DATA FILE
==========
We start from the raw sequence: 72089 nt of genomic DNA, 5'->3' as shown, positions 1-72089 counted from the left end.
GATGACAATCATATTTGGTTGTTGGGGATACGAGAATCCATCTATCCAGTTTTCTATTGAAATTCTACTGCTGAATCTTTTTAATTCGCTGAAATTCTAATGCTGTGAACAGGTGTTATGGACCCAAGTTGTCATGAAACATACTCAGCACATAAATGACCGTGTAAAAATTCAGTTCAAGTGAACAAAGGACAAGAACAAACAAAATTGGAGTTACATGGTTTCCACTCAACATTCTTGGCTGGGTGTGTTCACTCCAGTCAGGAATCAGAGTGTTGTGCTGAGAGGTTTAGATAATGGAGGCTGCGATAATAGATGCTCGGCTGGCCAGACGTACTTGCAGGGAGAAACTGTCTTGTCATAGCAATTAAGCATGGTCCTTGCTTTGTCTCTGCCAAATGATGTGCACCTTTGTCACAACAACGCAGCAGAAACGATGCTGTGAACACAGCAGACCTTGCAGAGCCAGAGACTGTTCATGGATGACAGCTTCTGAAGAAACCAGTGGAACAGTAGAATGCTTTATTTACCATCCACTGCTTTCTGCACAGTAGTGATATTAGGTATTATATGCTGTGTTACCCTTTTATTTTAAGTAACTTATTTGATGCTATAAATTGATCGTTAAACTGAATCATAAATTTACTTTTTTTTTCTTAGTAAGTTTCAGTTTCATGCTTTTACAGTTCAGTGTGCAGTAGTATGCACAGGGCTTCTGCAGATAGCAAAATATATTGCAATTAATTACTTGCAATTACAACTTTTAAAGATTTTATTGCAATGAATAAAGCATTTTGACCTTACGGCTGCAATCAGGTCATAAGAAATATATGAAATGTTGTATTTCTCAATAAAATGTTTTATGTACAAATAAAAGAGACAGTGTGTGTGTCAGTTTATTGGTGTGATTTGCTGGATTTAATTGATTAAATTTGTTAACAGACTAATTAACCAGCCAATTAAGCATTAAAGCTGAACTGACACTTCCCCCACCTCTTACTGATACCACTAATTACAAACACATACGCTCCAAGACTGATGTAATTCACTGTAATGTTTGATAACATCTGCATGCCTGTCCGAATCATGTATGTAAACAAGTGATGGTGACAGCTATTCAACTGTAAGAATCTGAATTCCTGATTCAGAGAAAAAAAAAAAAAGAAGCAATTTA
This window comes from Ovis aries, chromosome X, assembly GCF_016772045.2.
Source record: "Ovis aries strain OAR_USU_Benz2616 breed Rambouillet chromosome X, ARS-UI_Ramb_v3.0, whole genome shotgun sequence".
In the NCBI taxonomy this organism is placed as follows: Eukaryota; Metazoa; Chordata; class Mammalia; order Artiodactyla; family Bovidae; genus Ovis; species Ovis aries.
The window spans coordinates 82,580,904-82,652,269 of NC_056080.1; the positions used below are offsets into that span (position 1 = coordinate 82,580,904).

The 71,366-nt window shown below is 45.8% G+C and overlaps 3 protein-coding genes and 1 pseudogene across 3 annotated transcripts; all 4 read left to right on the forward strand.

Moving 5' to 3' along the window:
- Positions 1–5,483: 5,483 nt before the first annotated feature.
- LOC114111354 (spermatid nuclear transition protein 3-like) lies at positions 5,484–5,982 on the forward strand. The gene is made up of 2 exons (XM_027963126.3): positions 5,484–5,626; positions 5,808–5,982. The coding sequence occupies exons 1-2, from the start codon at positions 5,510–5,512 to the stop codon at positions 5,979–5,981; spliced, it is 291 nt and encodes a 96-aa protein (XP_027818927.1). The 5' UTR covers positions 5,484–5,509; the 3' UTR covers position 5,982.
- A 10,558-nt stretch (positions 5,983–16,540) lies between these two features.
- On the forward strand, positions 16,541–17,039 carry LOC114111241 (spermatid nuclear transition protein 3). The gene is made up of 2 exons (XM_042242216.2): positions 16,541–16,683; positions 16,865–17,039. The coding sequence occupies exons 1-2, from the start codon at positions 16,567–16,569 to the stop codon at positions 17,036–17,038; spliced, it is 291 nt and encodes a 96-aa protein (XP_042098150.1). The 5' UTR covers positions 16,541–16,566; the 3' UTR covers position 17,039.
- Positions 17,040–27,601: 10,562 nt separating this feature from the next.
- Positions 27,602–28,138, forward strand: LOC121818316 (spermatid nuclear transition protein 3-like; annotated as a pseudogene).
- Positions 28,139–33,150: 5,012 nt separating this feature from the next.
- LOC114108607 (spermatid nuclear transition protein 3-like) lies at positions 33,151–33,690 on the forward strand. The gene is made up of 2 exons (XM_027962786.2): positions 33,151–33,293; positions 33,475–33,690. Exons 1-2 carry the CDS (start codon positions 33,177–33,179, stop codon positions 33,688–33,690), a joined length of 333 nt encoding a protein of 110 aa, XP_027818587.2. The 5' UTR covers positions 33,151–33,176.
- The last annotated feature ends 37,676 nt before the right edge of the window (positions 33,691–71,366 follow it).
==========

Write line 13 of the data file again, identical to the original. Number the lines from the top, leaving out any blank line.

- Positions 17,040–27,601: 10,562 nt separating this feature from the next.